9. i don't know... this is a weird one for me. i feel the pressure in the air all around me, but not really about staying, or not staying, home. in my necks of the woods, there really is a very even distribution of workers and non-workers. moms who had high powered and high paying jobs choosing to stay home. moms with crappy low paying jobs having to work to help defray the exorbitant cost of living here in the d.c. suburbs. Military moms (those who ARE the parent in the military, not to be confused with military WIFE) and Military wives. the pressure is more about the kids. whose are going further, whose are more athletic, whose are going to the best school. i am not sure why we all give ourselves a break on the working vs. non-working debate, but we seem to.

    the other thought that occurs to me as i read this is the fact that what we see and what really exists are two very different things A LOT of the time. some of those perfect moms don't have such perfect home lives. i think they hope that if they have the "good" label, no one will be the wiser. this is SORT OF off topic, but i keep thinking about the coverage of the dad who strangled his wife and two kids in their beds, and everyone was all, "oh they didn't seem to have any problems. the wife never complained about any cheating, they were very religious, she was a devoted stay at home mom"... a lot of good that did her, huh?

  10. Wow - well done Annie! I'll take your class anytime.

    I think it all comes down to COMPARING our lives with one another. Really, what purpose does that serve - but we all do it. And why? Why? I know I'm guilty of it in so many ways. Comparing children, schools, jobs, husbands etc. And I know I shouldn't and I know it doesn't do anyone any good. Ok ... I need to STOP comparing. It's not a race! Thanks for the lesson Annie.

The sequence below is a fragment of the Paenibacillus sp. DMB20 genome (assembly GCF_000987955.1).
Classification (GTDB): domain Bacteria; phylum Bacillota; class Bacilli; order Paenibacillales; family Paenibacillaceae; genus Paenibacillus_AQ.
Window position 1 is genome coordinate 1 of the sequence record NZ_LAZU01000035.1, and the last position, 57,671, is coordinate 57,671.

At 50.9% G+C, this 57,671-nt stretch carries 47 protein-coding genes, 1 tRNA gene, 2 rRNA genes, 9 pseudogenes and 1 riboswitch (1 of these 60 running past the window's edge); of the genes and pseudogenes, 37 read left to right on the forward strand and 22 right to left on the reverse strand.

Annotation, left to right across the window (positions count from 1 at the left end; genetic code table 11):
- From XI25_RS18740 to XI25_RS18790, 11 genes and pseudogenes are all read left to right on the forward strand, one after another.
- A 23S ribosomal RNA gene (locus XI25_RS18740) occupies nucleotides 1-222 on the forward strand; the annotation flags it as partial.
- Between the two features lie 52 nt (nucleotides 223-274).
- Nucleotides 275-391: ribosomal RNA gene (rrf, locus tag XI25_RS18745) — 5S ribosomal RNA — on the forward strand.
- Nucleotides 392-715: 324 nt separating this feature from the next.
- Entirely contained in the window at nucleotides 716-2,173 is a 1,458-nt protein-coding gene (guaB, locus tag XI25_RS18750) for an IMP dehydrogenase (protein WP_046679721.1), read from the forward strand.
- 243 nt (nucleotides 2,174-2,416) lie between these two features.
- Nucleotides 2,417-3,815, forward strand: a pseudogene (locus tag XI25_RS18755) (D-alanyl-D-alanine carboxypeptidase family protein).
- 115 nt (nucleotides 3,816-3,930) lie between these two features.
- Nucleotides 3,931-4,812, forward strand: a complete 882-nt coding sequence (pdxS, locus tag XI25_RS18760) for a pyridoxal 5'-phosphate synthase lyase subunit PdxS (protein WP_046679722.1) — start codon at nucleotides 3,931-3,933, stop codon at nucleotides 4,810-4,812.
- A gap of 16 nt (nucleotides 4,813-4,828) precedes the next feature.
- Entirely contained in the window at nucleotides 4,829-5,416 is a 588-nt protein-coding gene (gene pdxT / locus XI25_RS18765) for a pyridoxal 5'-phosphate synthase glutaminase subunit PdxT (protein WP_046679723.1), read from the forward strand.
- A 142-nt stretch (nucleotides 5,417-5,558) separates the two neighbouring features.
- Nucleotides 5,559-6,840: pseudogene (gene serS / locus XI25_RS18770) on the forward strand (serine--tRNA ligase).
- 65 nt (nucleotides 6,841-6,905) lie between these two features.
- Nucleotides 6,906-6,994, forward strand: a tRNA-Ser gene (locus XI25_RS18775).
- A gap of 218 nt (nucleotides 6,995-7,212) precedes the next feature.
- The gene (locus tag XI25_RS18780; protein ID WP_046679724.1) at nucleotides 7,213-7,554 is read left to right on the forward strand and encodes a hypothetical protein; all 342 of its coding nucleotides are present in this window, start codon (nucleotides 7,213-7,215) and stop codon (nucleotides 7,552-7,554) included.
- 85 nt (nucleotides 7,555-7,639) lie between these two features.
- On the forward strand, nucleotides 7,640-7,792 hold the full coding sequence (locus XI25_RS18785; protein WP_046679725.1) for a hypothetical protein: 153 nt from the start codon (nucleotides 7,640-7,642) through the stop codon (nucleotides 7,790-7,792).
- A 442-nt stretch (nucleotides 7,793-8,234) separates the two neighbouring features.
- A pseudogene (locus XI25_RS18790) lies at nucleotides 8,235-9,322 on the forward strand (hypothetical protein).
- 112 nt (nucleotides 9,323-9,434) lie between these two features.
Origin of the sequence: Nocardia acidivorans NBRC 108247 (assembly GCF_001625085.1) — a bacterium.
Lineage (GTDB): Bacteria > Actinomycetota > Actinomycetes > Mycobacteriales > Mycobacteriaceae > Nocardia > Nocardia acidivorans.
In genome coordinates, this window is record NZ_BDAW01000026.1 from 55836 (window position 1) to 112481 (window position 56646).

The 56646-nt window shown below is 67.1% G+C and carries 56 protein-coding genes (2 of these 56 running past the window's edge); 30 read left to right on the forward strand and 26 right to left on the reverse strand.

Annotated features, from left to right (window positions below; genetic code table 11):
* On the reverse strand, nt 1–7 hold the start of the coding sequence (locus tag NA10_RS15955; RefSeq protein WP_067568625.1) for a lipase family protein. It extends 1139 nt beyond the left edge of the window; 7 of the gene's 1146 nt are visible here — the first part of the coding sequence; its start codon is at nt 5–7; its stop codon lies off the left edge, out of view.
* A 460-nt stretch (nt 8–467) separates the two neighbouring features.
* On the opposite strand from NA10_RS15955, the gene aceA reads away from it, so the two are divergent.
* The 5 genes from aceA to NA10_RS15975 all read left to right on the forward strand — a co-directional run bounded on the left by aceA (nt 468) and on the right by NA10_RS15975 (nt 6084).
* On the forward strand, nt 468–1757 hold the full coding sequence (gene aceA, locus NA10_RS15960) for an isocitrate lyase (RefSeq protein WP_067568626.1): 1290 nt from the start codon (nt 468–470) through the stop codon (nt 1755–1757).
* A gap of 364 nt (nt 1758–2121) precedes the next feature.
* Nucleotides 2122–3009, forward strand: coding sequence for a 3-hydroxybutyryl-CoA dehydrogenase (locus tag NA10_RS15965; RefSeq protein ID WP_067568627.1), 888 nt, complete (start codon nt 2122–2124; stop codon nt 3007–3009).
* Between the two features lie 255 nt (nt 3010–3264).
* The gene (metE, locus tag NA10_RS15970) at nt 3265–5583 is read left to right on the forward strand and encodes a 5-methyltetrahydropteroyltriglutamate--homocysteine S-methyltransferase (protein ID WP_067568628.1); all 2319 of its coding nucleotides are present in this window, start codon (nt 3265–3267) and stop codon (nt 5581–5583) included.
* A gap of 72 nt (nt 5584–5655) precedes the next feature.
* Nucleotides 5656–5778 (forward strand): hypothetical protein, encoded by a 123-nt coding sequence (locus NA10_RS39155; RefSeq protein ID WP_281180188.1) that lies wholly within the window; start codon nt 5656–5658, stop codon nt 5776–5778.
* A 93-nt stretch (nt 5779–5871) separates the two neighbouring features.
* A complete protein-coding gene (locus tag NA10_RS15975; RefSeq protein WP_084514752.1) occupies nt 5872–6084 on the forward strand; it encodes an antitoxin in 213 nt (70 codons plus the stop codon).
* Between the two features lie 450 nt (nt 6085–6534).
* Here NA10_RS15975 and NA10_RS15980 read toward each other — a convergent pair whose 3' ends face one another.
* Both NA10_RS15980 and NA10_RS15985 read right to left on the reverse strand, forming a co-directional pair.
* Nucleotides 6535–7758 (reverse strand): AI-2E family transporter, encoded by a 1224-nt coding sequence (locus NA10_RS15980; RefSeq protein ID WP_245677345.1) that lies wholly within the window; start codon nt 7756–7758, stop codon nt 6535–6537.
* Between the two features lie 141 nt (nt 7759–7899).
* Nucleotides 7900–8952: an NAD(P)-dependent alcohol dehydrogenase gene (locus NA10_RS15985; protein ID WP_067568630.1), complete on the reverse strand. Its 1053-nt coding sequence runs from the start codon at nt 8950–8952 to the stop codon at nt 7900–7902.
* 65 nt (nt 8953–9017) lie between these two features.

Hey I actually think this would be a good topic word Lee ... comparisons or comparing or something like that.

  11. Annie, I love this work angle because it is something I have truly struggled with over the years in my career in television production. It is not a kid-friendly career as the hours are too long and most employers are simply not understanding to the sometime "surprises" (sick, school stuff) that having kids brings. So it's been really hard to keep one foot in my former identity and one foot in home. I have been more at home recently and it's funny because I feel like I'm being a "better" mom if I'm at home with the kids instead of spending long hours away from them. Even when I'm yelling and screaming at them, I think "Oh, it's better than me NOT being here." Hmmmmm.......that's something to think about.

    Anyway - I think we are all seeking balance. Isn't that what it is? BUt it's so damn hard to find....

    Kids tend to tip the scale....don't ya think?

  12. It's so amazing that we are all still so worked up with this topic - maybe the debate will continue to the end of time, but I hope not. I love that you brought this up, Annie, because it is true, we as moms KNOW that raising our children is TOUGH and we all know that its the most important job we'll ever have - regardless if we have another job outside of the home or not.
    No mother should ever judge another until they live in that persons shoes EVERY SINGLE DAY. And we need to bolster each other up, not talk about each other in any way but positive and supportive (is that unrealistic??).
    We had a kindergarten teacher at our school who used to say in the beginning of the year parent/teacher conferences..."Let's agree from the beginning...Promise you won't believe everything your child comes home to tell you about me and I will promise not to believe everything your child comes to school telling me about you!" :)
    Kudos to TEACHERS - you rock Annie! Good luck in the fall!